It looks like President Obama has finally found some backbone in his diplomatic spat with Hugo Chavez. The Venezuelan president rejected the U.S.’s choice for ambassador to Caracas and dared Obama to cut diplomatic ties with the country. Today Obama responded by kicking the Venezuelan ambassador out of the U.S.

Americans are still displaying a lack of confidence in both political parties, according to a new poll released by CNN/Opinion Research Corporation. While pundits from all parts of the political spectrum have lauded President Obama’s successes during the lame-duck session of Congress, a plurality of Americans remains skeptical about the president’s ability to push his policies, according to the survey. And even though a majority of the public agrees that GOP control of the House will benefit the country, that optimism isn’t necessarily due to increased trust in the Republican Party. Only a quarter believe that the Republicans will do a better job running Congress than the Democrats.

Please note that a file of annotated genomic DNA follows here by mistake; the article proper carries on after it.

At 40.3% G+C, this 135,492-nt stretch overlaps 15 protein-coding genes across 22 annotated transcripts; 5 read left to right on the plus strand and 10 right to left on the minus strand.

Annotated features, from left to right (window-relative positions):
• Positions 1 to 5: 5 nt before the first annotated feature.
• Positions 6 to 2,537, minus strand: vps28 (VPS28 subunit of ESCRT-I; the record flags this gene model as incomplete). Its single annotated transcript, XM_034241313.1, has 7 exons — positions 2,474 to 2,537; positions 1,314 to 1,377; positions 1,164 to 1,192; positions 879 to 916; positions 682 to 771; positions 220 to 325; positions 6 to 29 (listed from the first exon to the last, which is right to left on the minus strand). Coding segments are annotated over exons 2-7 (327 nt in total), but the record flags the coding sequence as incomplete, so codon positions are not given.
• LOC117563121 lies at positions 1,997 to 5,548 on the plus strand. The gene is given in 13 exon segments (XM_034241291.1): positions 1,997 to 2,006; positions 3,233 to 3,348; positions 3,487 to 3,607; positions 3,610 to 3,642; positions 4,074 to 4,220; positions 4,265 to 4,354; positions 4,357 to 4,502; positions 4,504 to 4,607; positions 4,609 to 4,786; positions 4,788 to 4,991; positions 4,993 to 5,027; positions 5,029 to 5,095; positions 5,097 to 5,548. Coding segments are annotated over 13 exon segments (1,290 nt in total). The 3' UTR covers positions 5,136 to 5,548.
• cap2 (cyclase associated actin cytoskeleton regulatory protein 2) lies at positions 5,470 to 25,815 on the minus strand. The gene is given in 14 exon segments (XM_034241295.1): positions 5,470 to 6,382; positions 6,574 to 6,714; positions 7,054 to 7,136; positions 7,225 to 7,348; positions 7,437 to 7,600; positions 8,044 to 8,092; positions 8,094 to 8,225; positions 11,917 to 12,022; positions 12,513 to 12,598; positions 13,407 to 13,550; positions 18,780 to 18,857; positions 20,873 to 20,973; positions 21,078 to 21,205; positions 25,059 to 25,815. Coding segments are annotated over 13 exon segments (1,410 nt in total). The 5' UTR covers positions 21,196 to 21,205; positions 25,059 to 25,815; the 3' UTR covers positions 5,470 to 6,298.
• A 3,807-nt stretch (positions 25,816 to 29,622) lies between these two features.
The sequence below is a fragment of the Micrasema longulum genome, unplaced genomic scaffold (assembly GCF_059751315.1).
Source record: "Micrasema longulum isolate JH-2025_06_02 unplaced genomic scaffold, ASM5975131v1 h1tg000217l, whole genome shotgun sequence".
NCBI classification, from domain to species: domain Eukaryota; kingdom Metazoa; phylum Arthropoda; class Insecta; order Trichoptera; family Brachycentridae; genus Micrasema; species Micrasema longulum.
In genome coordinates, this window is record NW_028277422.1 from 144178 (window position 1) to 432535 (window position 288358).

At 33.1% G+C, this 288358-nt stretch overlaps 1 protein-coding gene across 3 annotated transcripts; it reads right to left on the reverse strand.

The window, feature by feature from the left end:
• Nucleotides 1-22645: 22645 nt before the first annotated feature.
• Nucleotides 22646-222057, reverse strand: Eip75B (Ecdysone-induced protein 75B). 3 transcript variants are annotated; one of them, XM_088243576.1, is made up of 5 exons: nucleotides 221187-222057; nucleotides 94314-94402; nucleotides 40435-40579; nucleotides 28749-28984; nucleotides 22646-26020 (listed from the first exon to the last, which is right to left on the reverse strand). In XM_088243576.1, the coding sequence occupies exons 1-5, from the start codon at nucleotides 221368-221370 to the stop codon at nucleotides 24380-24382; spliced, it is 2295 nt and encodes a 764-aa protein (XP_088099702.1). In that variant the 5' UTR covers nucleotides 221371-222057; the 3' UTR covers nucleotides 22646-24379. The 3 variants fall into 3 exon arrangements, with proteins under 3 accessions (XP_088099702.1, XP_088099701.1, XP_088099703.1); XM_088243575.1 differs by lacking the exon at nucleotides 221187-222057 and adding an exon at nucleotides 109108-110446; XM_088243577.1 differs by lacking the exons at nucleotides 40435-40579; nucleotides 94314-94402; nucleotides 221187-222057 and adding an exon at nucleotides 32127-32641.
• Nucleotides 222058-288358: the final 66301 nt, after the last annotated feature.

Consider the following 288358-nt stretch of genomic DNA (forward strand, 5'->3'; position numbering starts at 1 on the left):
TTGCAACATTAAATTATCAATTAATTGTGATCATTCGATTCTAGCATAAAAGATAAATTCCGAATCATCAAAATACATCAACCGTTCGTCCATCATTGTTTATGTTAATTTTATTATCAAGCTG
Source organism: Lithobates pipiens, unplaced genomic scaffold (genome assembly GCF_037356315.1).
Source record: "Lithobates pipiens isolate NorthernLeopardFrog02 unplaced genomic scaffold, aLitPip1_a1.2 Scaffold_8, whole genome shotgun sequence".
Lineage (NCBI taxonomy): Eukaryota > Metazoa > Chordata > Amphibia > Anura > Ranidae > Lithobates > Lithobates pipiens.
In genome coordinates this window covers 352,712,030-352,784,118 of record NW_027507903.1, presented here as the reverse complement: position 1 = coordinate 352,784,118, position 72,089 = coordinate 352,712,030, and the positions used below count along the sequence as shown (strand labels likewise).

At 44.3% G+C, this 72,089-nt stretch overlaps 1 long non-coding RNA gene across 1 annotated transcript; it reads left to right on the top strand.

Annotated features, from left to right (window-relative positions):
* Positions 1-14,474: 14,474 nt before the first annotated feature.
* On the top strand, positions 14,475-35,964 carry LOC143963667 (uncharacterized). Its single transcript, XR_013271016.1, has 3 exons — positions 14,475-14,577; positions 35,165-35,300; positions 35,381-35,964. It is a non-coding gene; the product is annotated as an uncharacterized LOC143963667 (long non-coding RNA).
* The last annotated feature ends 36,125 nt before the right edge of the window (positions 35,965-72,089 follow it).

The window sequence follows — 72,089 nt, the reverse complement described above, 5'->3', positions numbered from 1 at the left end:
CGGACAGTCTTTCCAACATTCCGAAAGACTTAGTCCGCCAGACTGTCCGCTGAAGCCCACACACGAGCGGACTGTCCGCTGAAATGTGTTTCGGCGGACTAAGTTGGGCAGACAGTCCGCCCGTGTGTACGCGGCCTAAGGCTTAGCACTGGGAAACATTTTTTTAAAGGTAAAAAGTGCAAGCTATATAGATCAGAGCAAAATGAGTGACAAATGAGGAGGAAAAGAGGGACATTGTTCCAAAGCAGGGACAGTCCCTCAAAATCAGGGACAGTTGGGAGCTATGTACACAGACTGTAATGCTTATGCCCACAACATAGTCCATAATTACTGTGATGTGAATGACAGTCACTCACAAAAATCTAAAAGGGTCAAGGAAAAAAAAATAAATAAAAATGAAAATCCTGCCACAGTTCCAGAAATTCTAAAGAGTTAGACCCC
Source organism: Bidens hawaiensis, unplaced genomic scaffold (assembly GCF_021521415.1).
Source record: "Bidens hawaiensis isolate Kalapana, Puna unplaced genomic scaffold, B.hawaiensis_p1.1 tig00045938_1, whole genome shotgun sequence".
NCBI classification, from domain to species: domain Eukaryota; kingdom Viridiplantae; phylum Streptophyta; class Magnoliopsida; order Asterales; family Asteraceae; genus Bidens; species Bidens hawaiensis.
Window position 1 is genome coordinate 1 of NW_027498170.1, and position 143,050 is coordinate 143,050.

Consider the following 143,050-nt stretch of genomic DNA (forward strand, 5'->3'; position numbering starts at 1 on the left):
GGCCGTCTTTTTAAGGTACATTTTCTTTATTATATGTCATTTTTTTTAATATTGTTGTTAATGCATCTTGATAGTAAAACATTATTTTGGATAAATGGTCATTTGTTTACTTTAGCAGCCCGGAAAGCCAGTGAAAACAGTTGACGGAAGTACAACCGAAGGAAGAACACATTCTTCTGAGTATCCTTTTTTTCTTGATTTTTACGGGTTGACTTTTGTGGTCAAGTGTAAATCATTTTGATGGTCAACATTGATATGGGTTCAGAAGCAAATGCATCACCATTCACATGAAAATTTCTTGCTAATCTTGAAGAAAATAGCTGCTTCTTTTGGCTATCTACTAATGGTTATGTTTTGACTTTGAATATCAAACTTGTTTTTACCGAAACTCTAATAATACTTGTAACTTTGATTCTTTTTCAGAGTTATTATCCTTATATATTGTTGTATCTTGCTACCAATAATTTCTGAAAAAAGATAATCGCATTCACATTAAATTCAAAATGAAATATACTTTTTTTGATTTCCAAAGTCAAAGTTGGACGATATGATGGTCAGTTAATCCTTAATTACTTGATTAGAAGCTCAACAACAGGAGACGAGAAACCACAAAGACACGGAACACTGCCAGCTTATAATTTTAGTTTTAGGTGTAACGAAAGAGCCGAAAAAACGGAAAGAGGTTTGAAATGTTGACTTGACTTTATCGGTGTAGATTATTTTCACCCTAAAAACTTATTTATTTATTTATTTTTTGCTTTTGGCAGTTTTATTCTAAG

The U.S. State Department has come out strongly against the Palestinian Authority’s newest effort to push through a UN Security Council resolution condemning Israeli settlement construction, suggesting that the Palestinians may be alienating the best friend they’ve had in the White House for years. However, State Department officials still haven’t commented specifically on whether the U.S. would veto the resolution.